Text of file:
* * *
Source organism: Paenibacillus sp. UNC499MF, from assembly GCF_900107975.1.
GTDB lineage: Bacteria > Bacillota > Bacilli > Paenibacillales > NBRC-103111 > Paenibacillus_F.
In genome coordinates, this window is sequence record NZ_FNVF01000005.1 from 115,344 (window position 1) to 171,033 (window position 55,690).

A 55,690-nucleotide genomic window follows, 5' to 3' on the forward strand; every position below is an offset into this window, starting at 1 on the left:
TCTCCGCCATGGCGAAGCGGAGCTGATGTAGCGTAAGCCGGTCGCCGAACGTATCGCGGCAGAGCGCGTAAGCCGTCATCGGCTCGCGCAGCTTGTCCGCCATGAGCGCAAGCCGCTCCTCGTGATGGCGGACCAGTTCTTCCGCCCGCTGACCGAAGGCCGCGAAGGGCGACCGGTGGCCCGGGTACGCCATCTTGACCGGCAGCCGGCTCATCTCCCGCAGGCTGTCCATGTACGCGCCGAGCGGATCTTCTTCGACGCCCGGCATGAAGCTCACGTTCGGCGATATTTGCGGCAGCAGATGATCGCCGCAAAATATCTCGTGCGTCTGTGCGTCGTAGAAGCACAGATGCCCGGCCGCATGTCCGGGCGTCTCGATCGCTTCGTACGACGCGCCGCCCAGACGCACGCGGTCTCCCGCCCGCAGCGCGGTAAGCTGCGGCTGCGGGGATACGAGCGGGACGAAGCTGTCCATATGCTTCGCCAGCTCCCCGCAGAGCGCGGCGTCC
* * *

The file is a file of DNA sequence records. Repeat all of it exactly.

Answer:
Source organism: Paenibacillus sp. UNC499MF, from assembly GCF_900107975.1.
GTDB lineage: Bacteria > Bacillota > Bacilli > Paenibacillales > NBRC-103111 > Paenibacillus_F.
In genome coordinates, this window is sequence record NZ_FNVF01000005.1 from 115,344 (window position 1) to 171,033 (window position 55,690).

A 55,690-nucleotide genomic window follows, 5' to 3' on the forward strand; every position below is an offset into this window, starting at 1 on the left:
TCTCCGCCATGGCGAAGCGGAGCTGATGTAGCGTAAGCCGGTCGCCGAACGTATCGCGGCAGAGCGCGTAAGCCGTCATCGGCTCGCGCAGCTTGTCCGCCATGAGCGCAAGCCGCTCCTCGTGATGGCGGACCAGTTCTTCCGCCCGCTGACCGAAGGCCGCGAAGGGCGACCGGTGGCCCGGGTACGCCATCTTGACCGGCAGCCGGCTCATCTCCCGCAGGCTGTCCATGTACGCGCCGAGCGGATCTTCTTCGACGCCCGGCATGAAGCTCACGTTCGGCGATATTTGCGGCAGCAGATGATCGCCGCAAAATATCTCGTGCGTCTGTGCGTCGTAGAAGCACAGATGCCCGGCCGCATGTCCGGGCGTCTCGATCGCTTCGTACGACGCGCCGCCCAGACGCACGCGGTCTCCCGCCCGCAGCGCGGTAAGCTGCGGCTGCGGGGATACGAGCGGGACGAAGCTGTCCATATGCTTCGCCAGCTCCCCGCAGAGCGCGGCGTCC